ICAEW generally supports the proposals outlined in a report of September 2020 for Companies House to carry out ID verification checks on directors. However, it expressed concerns about the Companies House register becoming the definitive record of director appointments in lieu of the register kept by companies.
Charles Worth, Head of Business Law at ICAEW explains: “There is a risk that transactions such as mergers involving appointments and retirements of directors could be adversely impacted if these depend upon Companies House processing the changes immediately at any hour of night or day so, for instance, requiring there to be no system outages ever. We hope that BEIS will find a way to overcome this, whilst also meeting the needs of law enforcement authorities.”
In December 2020, BEIS consulted on whether the powers of Companies House should be extended, allowing it to conduct additional checks on account filings before they are accepted onto the register and giving it greater authority to scrutinize and reject them.
ICAEW said it supported initiatives designed to reduce criminal activity and increase reliability of the information on the register, including steps that will lead to better sharing of information between relevant authorities. However, the measures should be proportionate to avoid unnecessary burdens on business.
“It is important for the UK economy that businesses remain able to incorporate companies reasonably easily and with a high degree of certainty regarding outcomes. A balance therefore needs to be struck, and this will need to be explored further as the proposals are developed,” Worth says.
At the same time, ICAEW said it was not clear whether a lack of powers under the Companies Act 2006, insufficient resources or the way in which Companies House currently exercises its powers might be to blame for some of the problems the proposed reforms set out to address.
ICAEW has also responded to a separate consultation on the proposed ban on corporate directors that would require all company directors to be individuals, except for a corporate director which has only natural persons as its directors and their identity has been verified. Under current rules, only one director on a company’s board must be an individual and any number may be corporate directors.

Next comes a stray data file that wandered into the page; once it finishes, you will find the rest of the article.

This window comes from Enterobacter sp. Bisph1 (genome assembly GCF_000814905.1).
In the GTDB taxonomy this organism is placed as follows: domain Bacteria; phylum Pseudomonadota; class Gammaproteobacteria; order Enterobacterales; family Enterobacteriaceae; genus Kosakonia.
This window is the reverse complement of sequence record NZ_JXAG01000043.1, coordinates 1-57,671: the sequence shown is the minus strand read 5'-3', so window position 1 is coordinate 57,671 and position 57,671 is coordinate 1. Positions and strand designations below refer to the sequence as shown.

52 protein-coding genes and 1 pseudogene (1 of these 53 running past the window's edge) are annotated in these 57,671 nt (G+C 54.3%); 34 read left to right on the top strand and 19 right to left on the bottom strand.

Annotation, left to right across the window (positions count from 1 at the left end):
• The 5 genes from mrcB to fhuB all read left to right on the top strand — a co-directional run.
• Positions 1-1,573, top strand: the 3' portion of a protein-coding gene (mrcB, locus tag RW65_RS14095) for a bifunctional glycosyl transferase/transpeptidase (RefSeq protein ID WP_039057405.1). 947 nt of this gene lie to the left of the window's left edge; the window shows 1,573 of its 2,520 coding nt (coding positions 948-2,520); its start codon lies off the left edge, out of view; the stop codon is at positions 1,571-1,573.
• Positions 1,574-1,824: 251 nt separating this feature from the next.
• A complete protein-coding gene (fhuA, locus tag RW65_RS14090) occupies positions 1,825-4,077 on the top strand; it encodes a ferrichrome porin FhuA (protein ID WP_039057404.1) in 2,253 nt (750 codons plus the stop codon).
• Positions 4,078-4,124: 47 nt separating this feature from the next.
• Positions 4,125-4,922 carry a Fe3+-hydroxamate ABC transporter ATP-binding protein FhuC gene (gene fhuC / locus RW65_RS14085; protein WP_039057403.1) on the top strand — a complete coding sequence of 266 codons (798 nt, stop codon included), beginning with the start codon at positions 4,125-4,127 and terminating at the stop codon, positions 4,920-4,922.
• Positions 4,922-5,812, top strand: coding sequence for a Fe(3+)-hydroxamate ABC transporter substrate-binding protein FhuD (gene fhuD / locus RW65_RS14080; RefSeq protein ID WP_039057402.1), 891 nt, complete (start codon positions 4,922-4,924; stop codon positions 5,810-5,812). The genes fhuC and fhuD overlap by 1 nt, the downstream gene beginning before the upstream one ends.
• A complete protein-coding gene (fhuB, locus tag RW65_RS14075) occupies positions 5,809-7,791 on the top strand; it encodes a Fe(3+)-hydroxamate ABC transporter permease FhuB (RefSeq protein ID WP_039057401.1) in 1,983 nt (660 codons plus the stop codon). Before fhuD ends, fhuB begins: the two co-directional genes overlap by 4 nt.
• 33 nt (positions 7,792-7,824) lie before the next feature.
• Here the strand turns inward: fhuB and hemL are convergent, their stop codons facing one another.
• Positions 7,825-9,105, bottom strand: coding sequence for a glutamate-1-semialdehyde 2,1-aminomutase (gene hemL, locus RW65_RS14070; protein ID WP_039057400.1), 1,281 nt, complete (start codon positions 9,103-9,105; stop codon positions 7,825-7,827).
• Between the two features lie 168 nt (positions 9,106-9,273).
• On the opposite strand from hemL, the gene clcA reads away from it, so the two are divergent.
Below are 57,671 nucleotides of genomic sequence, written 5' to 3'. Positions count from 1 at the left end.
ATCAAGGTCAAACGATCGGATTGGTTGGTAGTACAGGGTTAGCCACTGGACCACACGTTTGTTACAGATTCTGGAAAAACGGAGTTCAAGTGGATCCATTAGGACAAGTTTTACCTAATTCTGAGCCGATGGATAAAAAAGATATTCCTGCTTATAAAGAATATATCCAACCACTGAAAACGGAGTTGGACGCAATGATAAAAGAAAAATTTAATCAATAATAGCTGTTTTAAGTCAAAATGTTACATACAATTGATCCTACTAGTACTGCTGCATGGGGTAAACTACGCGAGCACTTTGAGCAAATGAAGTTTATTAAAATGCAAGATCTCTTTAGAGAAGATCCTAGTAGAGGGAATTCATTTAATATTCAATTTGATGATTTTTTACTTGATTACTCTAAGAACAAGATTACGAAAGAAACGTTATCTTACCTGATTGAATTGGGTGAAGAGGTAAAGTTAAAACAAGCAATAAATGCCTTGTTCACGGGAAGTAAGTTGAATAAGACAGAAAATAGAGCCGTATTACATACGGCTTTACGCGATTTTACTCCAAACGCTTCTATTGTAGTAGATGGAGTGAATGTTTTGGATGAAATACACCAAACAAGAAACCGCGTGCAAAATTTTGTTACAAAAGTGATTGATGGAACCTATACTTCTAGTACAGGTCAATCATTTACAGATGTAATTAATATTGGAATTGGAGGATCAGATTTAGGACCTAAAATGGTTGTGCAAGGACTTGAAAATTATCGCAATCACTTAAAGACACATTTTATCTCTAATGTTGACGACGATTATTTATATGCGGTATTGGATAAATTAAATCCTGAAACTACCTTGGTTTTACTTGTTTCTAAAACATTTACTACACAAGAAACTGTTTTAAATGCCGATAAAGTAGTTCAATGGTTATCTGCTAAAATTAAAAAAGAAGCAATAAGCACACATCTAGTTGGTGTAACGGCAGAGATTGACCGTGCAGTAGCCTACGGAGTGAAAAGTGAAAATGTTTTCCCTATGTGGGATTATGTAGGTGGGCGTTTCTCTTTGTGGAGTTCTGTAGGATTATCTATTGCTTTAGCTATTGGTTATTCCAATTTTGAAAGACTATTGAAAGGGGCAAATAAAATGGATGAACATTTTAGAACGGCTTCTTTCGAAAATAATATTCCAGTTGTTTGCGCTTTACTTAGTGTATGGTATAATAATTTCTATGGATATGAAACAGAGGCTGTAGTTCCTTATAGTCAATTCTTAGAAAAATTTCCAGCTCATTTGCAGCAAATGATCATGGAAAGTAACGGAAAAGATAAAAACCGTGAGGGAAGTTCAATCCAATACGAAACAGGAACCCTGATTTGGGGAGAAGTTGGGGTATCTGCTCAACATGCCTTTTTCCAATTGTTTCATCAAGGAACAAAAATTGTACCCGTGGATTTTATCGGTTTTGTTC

In its response, ICAEW said the proposals strike a good balance between improving the quality or accessibility of information on the register to deter criminal use whilst allowing business some flexibility to use corporate directors for legitimate purposes.
However Worth expressed concern that the proposed controls may not go far enough: “Use of non-UK companies as corporate directors of UK companies is associated with higher risk and we are concerned that the proposed controls are not as robust in that context as Companies House is likely to have less control over ID verification and related matters,” Worth said.
ICAEW has also submitted another Companies House consultation response on ways to improve the quality and value of financial information submitted to Companies House after government analysis suggests that the company financial data it provides is currently worth up to £3bn per year to users and better information could make it easier for smaller companies to access funding.
Companies House will be presenting at a live ICAEW-hosted webinar for all members on 15 April at 10am. The event will provide background to the BEIS proposals, outline current thinking based on the responses received to its consultation and indicate the next steps.
- Register for ICAEW’s live webinar for all members talking through the practical implications of the Companies House proposed reforms, taking place on 15 April at 10am BST
- Read ICAEW’s submission to the consultation on Implementing the ban on corporate directors
- Read ICAEW’s submission to the consultation on the Powers of the registrar
- A summary of the Companies House reform proposals produced by ICAEW